Flat White

We are the boiling frog

8 June 2017

7:41 AM

8 June 2017

7:41 AM

The growing influence of the state throughout the western world, buttressed by technological development and a crisis of confidence in the capitalist system is shaping up as a major threat to personal freedom.

The genius of capitalism is that through the system of risk and reward, within a framework of secure borders, an independent legal system, and respect for personal property rights, it has provided the means for the genuine needs of billions of individuals to be met.

It is consumer demand and capitalist initiative that has driven the creation of new markets worldwide and led to the unprecedented reduction in poverty and improvements in living standards over the last 200 years.

However, while there is a natural role for government in this framework as the guardian of the legal system, guarantor of competition and the method by which the people can change the law through democratic elections, modern bureaucracy, crony capitalism, and producer capture of government is busily removing choices and putting liberty in peril.

Some examples illustrate the extent of the problem.

In the primary and secondary education system, schools are increasingly funded and run for the benefit of teachers, unions and sectoral interests rather than responding to the needs of students.

Resource decisions in the health system are made for the benefit of medical administrators, bureaucrats and doctors rather than to address the needs of patients.

In child care, billions of dollars each year are paid directly to identikit child care centre operators artificially inflating prices and reducing parent choice.

Unfortunately, this is not getting better any time soon.

On energy, both sides of politics are increasingly in the business of selecting what type of producers are allowed to compete in the market, and grid operators are increasingly in the business of controlling demand and supply including in Australia and the UK.


It doesn’t take too much imagination to know where the ‘successful’ 2012-15 trial by an English electricity distributor which at the press of a central button could remotely reduce each household’s power usage, or Dark Green activist mutterings of a human ‘carbon budget’ or ‘carbon quotas’ are headed.

The next ‘big thing’ will be National Disability Insurance Scheme where, as Vern Hughes wrote for the IPA in April 2017, instead of consumers being encouraged to purchase the services they need as originally envisaged, the system is being geared up for providers to determine the range and price of services.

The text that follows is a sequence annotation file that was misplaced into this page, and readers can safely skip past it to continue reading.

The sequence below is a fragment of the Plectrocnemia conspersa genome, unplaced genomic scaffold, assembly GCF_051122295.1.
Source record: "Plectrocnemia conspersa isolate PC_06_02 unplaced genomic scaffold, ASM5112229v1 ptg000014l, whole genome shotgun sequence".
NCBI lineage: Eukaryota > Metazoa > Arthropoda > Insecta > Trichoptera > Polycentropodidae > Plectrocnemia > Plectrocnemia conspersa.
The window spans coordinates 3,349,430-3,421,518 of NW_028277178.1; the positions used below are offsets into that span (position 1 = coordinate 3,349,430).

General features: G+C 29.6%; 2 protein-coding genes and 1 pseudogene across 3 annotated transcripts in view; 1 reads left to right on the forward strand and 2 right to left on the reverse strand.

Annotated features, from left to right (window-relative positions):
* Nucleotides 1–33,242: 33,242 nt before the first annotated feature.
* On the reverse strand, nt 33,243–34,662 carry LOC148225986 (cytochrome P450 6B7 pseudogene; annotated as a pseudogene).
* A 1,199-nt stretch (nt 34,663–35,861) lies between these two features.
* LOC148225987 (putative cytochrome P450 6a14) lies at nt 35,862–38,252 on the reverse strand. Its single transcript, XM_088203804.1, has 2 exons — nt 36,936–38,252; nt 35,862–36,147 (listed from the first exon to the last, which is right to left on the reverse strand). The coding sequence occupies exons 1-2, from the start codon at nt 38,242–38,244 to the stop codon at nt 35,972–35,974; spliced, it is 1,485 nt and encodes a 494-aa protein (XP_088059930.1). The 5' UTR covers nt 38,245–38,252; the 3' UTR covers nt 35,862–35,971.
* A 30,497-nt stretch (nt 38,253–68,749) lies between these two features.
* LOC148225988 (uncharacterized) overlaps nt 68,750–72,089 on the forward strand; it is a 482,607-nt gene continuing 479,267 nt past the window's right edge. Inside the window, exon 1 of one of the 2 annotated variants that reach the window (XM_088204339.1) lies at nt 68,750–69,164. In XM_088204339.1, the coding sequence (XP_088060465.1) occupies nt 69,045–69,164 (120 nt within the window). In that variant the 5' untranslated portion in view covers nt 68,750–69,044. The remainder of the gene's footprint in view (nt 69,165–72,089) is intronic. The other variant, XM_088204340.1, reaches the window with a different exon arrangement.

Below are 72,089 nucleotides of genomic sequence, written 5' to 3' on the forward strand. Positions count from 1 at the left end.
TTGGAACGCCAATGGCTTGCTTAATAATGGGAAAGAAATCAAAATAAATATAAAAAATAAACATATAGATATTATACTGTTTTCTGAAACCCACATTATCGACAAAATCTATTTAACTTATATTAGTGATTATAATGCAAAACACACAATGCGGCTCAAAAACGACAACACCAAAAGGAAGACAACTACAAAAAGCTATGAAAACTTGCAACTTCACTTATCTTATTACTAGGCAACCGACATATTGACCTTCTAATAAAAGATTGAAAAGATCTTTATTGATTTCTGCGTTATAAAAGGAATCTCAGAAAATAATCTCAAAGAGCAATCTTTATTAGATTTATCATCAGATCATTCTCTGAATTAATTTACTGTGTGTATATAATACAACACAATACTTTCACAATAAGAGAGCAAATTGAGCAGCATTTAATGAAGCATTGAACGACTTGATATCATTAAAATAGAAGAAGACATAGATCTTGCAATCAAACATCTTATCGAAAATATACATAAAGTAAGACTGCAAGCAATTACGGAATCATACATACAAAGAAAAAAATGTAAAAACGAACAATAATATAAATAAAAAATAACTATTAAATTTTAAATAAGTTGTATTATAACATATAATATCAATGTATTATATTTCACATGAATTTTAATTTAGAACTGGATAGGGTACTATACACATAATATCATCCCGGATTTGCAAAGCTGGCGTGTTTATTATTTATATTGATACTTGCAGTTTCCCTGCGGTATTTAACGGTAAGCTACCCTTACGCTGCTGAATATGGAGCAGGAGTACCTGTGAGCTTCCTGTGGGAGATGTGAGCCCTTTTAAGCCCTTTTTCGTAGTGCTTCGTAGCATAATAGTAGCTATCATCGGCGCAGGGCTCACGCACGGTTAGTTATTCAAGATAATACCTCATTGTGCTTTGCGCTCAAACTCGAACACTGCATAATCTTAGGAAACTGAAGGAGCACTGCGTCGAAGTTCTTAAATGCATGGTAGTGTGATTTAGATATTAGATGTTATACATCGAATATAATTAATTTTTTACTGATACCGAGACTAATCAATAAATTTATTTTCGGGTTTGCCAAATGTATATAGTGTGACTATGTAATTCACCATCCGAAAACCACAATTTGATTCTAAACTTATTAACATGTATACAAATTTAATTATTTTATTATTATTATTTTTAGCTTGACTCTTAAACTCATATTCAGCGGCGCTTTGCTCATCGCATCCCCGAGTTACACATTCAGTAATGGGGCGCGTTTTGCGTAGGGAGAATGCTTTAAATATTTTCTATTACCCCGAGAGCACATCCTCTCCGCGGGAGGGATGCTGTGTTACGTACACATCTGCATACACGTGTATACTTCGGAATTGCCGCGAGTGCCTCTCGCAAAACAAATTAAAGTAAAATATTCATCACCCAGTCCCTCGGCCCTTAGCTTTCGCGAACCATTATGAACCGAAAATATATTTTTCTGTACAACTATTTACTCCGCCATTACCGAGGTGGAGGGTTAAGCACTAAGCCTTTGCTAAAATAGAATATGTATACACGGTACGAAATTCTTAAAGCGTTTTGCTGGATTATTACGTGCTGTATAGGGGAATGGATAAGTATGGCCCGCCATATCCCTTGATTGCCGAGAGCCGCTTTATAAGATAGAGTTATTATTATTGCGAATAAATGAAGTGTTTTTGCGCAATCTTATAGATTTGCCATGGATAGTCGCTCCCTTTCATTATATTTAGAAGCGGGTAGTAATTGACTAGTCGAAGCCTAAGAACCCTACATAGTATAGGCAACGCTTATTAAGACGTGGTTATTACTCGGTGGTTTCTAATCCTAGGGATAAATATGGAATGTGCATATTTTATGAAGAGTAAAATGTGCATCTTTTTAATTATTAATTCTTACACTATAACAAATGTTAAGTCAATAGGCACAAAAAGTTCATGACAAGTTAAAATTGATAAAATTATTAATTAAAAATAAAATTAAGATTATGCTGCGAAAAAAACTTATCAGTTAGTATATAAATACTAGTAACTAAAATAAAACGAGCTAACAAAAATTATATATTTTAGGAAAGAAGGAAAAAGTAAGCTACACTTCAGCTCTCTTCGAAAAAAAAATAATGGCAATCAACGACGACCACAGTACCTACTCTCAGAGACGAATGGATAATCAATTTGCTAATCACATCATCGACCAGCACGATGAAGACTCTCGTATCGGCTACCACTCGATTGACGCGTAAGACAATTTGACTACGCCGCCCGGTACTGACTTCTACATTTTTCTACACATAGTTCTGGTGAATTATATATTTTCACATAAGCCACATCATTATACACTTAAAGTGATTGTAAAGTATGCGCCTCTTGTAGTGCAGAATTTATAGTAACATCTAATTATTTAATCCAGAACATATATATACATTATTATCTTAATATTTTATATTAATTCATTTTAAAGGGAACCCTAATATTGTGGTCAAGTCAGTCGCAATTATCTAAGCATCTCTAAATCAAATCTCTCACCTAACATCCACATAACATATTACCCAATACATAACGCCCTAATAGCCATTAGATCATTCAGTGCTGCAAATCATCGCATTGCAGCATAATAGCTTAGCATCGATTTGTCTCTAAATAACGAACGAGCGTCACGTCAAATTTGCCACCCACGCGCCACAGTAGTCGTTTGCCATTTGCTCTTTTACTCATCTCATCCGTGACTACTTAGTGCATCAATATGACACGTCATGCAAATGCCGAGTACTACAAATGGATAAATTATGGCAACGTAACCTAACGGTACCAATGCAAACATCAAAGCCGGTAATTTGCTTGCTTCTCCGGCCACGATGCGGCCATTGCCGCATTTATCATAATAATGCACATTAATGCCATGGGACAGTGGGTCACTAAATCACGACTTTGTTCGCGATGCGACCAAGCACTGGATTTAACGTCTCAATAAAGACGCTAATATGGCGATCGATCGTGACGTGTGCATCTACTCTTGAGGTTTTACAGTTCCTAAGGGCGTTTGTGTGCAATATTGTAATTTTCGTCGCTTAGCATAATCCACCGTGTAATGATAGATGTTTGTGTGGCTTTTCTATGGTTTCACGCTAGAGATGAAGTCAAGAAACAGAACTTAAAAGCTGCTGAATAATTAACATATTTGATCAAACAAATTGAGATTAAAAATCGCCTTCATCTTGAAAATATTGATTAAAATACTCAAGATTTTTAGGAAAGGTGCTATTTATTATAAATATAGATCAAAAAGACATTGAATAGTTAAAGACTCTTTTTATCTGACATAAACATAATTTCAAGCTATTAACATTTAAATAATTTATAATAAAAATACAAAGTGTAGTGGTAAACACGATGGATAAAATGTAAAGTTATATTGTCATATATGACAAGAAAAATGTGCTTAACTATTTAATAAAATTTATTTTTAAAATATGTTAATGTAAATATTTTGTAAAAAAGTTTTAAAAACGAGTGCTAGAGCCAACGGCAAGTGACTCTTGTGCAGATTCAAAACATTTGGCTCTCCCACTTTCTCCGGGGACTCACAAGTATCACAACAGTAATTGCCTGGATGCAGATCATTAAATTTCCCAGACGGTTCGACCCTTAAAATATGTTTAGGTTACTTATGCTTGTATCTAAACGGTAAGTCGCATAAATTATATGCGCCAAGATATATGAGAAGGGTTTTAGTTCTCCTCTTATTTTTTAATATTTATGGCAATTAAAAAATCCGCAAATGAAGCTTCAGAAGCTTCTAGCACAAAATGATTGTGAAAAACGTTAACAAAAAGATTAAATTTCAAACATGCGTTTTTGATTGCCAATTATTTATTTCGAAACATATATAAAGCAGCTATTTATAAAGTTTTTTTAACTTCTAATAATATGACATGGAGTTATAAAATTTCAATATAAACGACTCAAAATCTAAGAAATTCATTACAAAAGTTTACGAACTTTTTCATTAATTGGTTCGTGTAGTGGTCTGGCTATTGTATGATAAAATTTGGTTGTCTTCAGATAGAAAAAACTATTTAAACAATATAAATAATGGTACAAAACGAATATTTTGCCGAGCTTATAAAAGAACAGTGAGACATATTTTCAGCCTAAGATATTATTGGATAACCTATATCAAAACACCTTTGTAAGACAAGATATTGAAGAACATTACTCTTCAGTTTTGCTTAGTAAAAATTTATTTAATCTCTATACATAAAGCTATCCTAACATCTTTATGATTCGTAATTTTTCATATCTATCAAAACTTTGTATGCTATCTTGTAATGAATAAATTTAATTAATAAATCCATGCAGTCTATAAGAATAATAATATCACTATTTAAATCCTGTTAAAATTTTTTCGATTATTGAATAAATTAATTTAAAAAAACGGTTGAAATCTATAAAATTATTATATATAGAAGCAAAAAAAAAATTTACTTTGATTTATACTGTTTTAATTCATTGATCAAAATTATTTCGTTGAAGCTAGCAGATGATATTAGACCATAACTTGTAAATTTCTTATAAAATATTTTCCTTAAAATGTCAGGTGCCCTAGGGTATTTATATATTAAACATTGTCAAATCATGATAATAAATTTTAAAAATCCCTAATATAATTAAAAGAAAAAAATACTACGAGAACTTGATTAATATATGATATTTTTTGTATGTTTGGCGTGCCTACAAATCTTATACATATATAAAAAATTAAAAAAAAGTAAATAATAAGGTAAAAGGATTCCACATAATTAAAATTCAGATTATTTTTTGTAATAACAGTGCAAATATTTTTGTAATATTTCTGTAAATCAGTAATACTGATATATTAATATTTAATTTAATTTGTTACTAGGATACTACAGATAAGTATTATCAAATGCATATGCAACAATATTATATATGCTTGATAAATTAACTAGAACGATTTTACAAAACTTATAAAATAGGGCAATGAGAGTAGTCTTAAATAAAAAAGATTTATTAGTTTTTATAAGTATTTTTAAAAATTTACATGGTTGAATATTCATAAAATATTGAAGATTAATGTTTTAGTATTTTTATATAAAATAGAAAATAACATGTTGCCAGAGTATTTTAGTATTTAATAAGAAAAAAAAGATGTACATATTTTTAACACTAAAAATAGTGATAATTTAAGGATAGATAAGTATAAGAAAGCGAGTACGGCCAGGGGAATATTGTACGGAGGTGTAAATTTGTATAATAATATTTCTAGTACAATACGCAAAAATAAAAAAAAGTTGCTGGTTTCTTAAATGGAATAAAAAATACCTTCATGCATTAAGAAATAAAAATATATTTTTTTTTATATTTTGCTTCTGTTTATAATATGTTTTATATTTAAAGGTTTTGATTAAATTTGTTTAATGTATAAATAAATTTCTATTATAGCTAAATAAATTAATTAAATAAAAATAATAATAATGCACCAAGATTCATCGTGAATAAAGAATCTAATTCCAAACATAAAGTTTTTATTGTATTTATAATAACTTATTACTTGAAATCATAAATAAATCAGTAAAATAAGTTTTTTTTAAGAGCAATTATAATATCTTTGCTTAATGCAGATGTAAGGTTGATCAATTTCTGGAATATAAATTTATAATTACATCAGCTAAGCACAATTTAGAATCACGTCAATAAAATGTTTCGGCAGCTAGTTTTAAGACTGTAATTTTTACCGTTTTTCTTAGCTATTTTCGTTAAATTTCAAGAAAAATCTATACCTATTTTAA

Human rights and environmental legislation as well as international treaties are increasingly being used by NGOs and bureaucracies in Australia and overseas to resist moves to influence the ‘centre-knows best’ policy agenda

Uber and Airbnb are two companies at the forefront of regulatory moves to restrict whose car people can get into and in whose home people can stay, the Fair Work Commission polices who people are allowed to work for, and of course hardly a week goes by without a publicly-funded activist calling for sugar, fat or cigarette taxes to restrict what legal products you can put into your mouth.

Economics Professor Tyler Cowen recently claimed that the West is being killed by comfort and the desire of baby boomers to build a harm-free world, under the guiding hand of government.

Of course, the most extreme manifestation of this trend is becoming evident in China with the evolution of the Communist Government’s ‘social credit scheme’ which will rank a citizen’s ‘place in society’ according to their social, moral and financial history. No points for guessing what may happen in China when a person’s social credit expires!

Whether China, the US, UK or Australia, the rationing of goods, limiting of supply or demand or direct funding or favouring of producers by governments, are cut from the same cloth – i.e. the increasing tendency of the state to be the sole arbiter of what is permitted.

The fault however lies not with capitalism as some claim, but what we as individuals have allowed to be done in capitalism’s name.

Fortunately, the solution is simple. We need a new, people-centred approach to government, where personal choice is taken back from the state and from producers, and put firmly into the hands of consumers.

A new agenda would see government spending limited to a fixed proportion of GDP, ideally around 20 per cent as it was in Australia prior to the election of the Whitlam Government.

The vast bureaucracies that regulate non-criminal personal behaviour between individuals and between governments should be dismantled.

Governments should get out of the business of picking winners in energy, telecommunications, workplace relations and other social policy contracts.

Education vouchers should be the primary means of funding the education system, with providers required to tailor their offering to parental demand.

Child care vouchers that allow parents to choose whether to stay home, pay a relative or put their child into the formal system would save money and acknowledge the different situation in each household.

Market operators in all industries should simply provide a meeting place for buyers and sellers and not try to restrict producers or curtail demand.

Unless we rapidly re-imagine the role of the state in the twenty-first century, our future will be increasingly governed by the space we are allowed to occupy, and may very well resemble this recent dystopian glimpse of a ‘small footprint approach’ to domestic housing.

While there is still time for the boiling frog to escape, it is getting awfully warm.

Brett Hogan is director of research at the Institute of Public Affairs.

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